These, then, are some of the pleasures offered by a minor score, and, as so often, that minority is bound up with their frail charm, like pressed Victorian nosegays. The smallness of the context and the restraint of the writing was far removed from contemporary grand opera--but no harm in that. After all, in The Farewell Symphony, Edmund White writes that he "didn't want to be very famous or even famous; I just wanted to be published. In fact no accolade seemed higher to me than that of 'a minor writer,' because it exempted its bearer from the obligation to treat the great themes (birth, marriage, adultery, divorce), which in any event were closed to me as a homosexual. I liked reading minor writers more than major ones--Henry Green more than George Eliot, Ronald Firbank more than Hemingway, Ivy Compton-Burnett more than Tolstoy." 12
But, much as the apologist and advocate in me would like to take leave of Barnett in such august "minor" company as Firbank and Compton-Burnett, conscience requires me to demote him to the lower middle minor class! For where he lets us down, and lets us down consistently, is in the comparative flatness and sameness of his solo arias and in his frequent failure to inflect them with any kind of dramatic urgency. The source of this shortcoming is not hard sought. Even though much was made of The Mountain Sylph's being the first durchkomponiert English opera since Thomas Arne's 1762 Artaxerxes, one repeatedly senses the heritage of the ballad tradition, a tradition exemplified by The Beggar's Opera, and the inert intercalation of airs into the drama. But when he is able to get his teeth into the few big ensembles and scenas that Thackeray gave him, Barnett does evolve dynamic musical textures that glow, even if their fire is very pale.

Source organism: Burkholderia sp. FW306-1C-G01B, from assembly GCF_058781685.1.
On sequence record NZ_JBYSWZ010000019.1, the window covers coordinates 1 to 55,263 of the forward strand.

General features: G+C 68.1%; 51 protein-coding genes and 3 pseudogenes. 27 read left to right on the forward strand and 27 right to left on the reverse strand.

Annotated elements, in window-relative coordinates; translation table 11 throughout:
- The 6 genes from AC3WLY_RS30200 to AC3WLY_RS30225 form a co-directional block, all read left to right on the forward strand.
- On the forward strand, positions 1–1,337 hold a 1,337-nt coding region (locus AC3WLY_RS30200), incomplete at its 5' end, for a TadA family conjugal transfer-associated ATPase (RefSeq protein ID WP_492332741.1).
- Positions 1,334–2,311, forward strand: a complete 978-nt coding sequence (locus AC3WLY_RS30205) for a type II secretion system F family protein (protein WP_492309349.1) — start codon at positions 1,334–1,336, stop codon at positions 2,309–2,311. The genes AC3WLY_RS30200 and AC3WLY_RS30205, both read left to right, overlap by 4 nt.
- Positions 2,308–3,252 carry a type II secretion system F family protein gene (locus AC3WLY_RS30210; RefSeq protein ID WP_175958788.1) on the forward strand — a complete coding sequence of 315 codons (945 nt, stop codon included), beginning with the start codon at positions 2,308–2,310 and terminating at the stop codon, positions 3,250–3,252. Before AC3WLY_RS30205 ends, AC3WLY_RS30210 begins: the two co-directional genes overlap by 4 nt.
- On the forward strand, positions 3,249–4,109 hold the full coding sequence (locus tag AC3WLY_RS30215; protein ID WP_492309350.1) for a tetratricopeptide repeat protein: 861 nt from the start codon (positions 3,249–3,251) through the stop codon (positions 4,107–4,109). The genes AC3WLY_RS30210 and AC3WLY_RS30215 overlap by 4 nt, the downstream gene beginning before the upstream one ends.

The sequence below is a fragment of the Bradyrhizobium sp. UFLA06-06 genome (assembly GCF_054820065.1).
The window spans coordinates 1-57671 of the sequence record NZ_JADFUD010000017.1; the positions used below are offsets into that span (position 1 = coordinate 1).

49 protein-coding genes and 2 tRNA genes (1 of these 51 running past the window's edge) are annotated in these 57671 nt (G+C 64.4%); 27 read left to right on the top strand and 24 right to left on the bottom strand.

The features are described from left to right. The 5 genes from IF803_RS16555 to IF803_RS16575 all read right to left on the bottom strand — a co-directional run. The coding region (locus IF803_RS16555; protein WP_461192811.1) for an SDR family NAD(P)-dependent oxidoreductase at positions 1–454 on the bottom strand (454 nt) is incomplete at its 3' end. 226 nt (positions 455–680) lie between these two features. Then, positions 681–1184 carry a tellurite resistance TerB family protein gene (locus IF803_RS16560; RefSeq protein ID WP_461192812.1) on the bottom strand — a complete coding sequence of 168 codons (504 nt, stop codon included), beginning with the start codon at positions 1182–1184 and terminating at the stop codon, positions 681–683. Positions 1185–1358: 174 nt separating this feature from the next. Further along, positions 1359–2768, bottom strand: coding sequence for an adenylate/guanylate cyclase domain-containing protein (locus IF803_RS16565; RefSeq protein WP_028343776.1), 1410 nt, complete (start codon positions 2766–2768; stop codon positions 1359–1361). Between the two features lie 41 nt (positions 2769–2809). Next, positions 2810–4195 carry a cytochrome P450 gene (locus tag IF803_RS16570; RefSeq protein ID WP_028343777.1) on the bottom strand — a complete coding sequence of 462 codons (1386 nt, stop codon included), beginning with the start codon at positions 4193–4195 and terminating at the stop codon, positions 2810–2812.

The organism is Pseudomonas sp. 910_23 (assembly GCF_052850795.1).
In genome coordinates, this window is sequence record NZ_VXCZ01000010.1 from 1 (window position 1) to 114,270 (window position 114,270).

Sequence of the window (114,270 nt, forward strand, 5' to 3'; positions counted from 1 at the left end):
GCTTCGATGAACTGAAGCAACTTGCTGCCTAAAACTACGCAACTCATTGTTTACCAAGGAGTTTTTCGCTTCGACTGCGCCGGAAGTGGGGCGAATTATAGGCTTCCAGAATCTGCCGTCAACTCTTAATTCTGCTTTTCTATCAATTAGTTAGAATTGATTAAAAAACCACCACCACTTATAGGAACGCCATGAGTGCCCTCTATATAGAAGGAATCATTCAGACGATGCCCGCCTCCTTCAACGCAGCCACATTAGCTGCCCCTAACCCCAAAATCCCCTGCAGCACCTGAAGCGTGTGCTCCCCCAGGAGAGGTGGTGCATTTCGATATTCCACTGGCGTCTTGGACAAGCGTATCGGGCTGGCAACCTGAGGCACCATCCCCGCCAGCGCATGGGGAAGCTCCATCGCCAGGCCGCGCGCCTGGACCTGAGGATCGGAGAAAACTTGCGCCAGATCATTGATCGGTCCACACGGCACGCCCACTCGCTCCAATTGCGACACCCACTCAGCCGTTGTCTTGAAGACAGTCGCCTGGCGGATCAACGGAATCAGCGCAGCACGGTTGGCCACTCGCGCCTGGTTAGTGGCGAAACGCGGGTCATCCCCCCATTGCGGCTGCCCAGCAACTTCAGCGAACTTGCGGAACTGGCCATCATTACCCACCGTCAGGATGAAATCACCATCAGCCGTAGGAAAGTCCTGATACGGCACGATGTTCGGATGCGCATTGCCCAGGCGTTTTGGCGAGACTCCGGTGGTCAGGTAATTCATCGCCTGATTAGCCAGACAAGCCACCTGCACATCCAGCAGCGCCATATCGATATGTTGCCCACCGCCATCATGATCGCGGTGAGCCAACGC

Rodney Stenning Edgecombe, associate professor of English, University of Cape Town, South Africa; author
1. The New Grove Dictionary of Music and Musicians, s.v. "Barnett, John."
2. Parenthetical page numbers refer to the score of John Barnett, The Mountain Sylph: A Grand Opera in Two Acts as Performed at the New Theatre Royal English Opera House, Written by T. J. Thackeray Esqre, Composed by John Barnett (London: Joseph Williams, n.d.), p. 66.
3. By way of anecdotal aside, one can note that when Filippo Taglioni's Sylphide was rechoreographed by the Danish choreographer Bournonville in 1836--two years after the premiere of Barnett's opera--the witch's role, which had been assigned to a woman in the 1832 version, was danced by a man, Carl Fredstrup. This just might owe something to Barnett's opera.